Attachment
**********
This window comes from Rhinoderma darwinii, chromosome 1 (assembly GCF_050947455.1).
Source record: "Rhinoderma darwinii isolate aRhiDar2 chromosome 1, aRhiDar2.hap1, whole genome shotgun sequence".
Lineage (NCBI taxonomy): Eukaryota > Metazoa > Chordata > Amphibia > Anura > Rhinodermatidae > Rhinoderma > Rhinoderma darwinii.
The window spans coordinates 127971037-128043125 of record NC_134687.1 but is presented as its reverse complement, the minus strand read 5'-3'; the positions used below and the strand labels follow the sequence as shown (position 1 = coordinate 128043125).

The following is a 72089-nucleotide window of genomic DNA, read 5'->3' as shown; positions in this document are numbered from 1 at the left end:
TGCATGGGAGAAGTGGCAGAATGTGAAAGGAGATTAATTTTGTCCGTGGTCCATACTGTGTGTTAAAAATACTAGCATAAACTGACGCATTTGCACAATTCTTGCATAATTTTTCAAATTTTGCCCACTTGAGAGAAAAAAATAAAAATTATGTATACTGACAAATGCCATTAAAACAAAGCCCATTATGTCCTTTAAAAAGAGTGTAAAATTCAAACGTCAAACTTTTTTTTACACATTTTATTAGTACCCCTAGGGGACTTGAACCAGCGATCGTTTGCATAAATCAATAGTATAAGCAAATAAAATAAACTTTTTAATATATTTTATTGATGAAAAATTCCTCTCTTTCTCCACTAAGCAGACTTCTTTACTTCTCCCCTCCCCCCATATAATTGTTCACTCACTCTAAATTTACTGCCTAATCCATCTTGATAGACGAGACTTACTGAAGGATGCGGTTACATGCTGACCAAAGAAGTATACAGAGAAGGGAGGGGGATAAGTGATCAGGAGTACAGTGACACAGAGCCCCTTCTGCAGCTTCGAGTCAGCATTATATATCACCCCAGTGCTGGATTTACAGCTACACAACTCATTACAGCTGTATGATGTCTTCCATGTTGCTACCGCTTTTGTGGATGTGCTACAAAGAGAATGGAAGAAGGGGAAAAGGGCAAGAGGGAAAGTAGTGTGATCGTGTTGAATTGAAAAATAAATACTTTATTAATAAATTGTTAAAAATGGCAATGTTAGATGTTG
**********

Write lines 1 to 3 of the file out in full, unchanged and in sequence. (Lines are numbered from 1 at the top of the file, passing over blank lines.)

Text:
This window comes from Rhinoderma darwinii, chromosome 1 (assembly GCF_050947455.1).
Source record: "Rhinoderma darwinii isolate aRhiDar2 chromosome 1, aRhiDar2.hap1, whole genome shotgun sequence".
Lineage (NCBI taxonomy): Eukaryota > Metazoa > Chordata > Amphibia > Anura > Rhinodermatidae > Rhinoderma > Rhinoderma darwinii.